Well, maybe not that Oliver Twistish. But you get my point.

The yellow slip is our school’s “student request pass”. The student’s name will be there, usually written clearly, we hope written clearly, the rest… well, the rest is a crapshoot. It might be written clearly. It might be like a doctor’s scribbling.

I do my best to decipher the note. Usually it’s from our Attendance department, sometimes the Nurse’s office. Back in my greenhorn days, I used to follow up with a polite email, suggesting the scribbler fill out the passes more carefully or give up cursive altogether. After all, most of our kids don’t read cursive.

I no longer do that. Reason being, it usually triggers a rant:

How come they don’t teach cursive anymore?!

Why in my day…

Everyone is so lazy nowadays!

Cursive handwriting is the hallmark of civilized society!

I usually enjoy seeing people on their high horse. It can be quite entertaining and worthy of a blog post or two. But after the fourth or fifth time around the track, even I grow tired of their raging.

Pity they don’t feel the same.

In any case, I’ve come to realize that people of a certain age, the age being somewhere on the far side of 40, tend to feel strongly about this issue.

Well, at least women do. I’ve not witnessed any men going off the deep end regarding cursive. Maybe they do. I’ve not seen it.

In any case, I’ve noticed the arguments for returning cursive to the curriculum range from the ridiculous:

“You’re more creative when you use cursive writing instead of a keyboard”

(Oh, if only Hemingway, Douglas Adams, Isaac Asimov, et. al., not insisted on using their typewriters! How much greater their works might have been!)

To the nostalgic:

“Remember those lined workbooks with the letters to trace? I loved those!”

I didn’t. As much as I tried to replicate the letters and follow their lines, my clumsy little hand would not cooperate.

And having to make such BIG letters too. The capitals absolutely insisted on touching both top and bottom lines. Not to be undone, several of the lower case demanded it too.

Cheeky little devils that they were.

Cursive alphabet

My fifth grade teacher, Mrs. McCullough, was not a patient woman. She rarely approved of my feeble attempts.

Ms. McCullough and me

It wouldn’t have been so bad if it weren’t for the fact several letters are battling identity issues.

The letter A, regretting her cross line and open bottom, caring little she represents my favorite article of apparel (A-line skirt), chucks it all away to look like an abnormal apple:

Cursive A

So too is S, no longer content with his smooth, sloping shape, chooses instead to shroud his silhouette.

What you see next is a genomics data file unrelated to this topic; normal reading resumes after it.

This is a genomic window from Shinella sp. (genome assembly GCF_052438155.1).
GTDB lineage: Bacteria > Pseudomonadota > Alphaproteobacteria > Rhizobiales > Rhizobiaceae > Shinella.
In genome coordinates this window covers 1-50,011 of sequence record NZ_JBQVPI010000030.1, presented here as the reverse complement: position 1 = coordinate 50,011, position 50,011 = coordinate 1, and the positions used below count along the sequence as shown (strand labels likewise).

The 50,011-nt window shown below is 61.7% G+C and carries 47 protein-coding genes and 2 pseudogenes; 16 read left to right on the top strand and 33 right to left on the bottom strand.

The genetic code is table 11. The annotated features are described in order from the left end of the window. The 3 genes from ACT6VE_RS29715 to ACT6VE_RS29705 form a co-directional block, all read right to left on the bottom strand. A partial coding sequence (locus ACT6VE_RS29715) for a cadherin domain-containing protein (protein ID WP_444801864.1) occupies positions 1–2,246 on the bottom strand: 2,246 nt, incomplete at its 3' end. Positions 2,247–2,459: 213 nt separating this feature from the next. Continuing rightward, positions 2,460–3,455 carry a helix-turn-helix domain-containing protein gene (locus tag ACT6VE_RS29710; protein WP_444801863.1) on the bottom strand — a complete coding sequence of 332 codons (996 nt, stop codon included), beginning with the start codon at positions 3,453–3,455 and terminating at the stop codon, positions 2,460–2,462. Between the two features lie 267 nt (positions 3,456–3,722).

Secretive little sneak:

Cursive S

G, ever the garrulous gent, decides he can’t give ground. He follows S’s guide and makes a point of it:

Cursive G

And what are we to make of Q? It’s shameless, really. Q, in her printed state, is round with a little tail; the cousin of O with a quirky flair.

Yet in script, she opts for something different, an queer and querulous affair:

Cursive Q

Yet none of that comes close to Z, that zany zealot who zigzags his way in print.

For cursive… well, at first he seems to copy Q. He zips onto the page, zeroes in toward the bottom and… what’s this? He zooms below the line, where he has no business being!

Cursive Z

Breaking all zoning laws!

You know what I think? I think Q and Z got together and hatched this devious plot!

“Why won’t they use us more in their writing?” Q queried. “I say we make them quiver and quake, every time they pick up their quill!”

“Zounds, Q, that’s zelicious!” And with that, Z zapped and zipped his shape in a most zesty fashion.

Q looked at him quizzically, but remained quiet.

For most of my early schooling, I disliked my handwriting. No, more than disliked. I actively despised my cursive skills. No matter how I tried, Mrs. McCullough’s elegant swoops and flourishes would never be mine.

Then sometime in high school, I was looking through old records and came across Paul Simon’s “Still Crazy After All These Years.”

Ignoring the cheesy mustache, I latched onto the words at the top.

Screen Shot 2017-11-04 at 2.38.09 PM

Look at those S’s folks! Sure, Z still gets down and dirty, but capital S remains true to form!

Only then did it occur to me how adults (as they do in so many things) throw out the rules and do what they want. I decided right then and there, Mrs. McCullough be damned, I’d write however I wanted.

Which is how I finally embraced my own version of handwriting (more like smushed together printing) and never looked back.

 

WP_20171106_20_23_04_Pro

All this is a long way of saying, I don’t think it’s a big deal students aren’t being taught cursive. Maybe you disagree with me. If you’re anything like the women I work with, I know you do.

I still say it’s not a big deal. If our youth want to learn cursive, they’ll figure it out just like my kids did. On their own, with no Mrs. McCullough breathing down their neck. There’s no age limit to acquiring it, and there are plenty of sites offering free lessons.

And of course, they can always make up their own rules.

As for the argument that it teaches them fine motor skills and helps brain development, art lessons and playing a musical instrument do that too. And I’d argue do a much better job of it.

Now as for students not being taught how to properly diagram a sentence?

My God people! When will the madness end?!

Diagram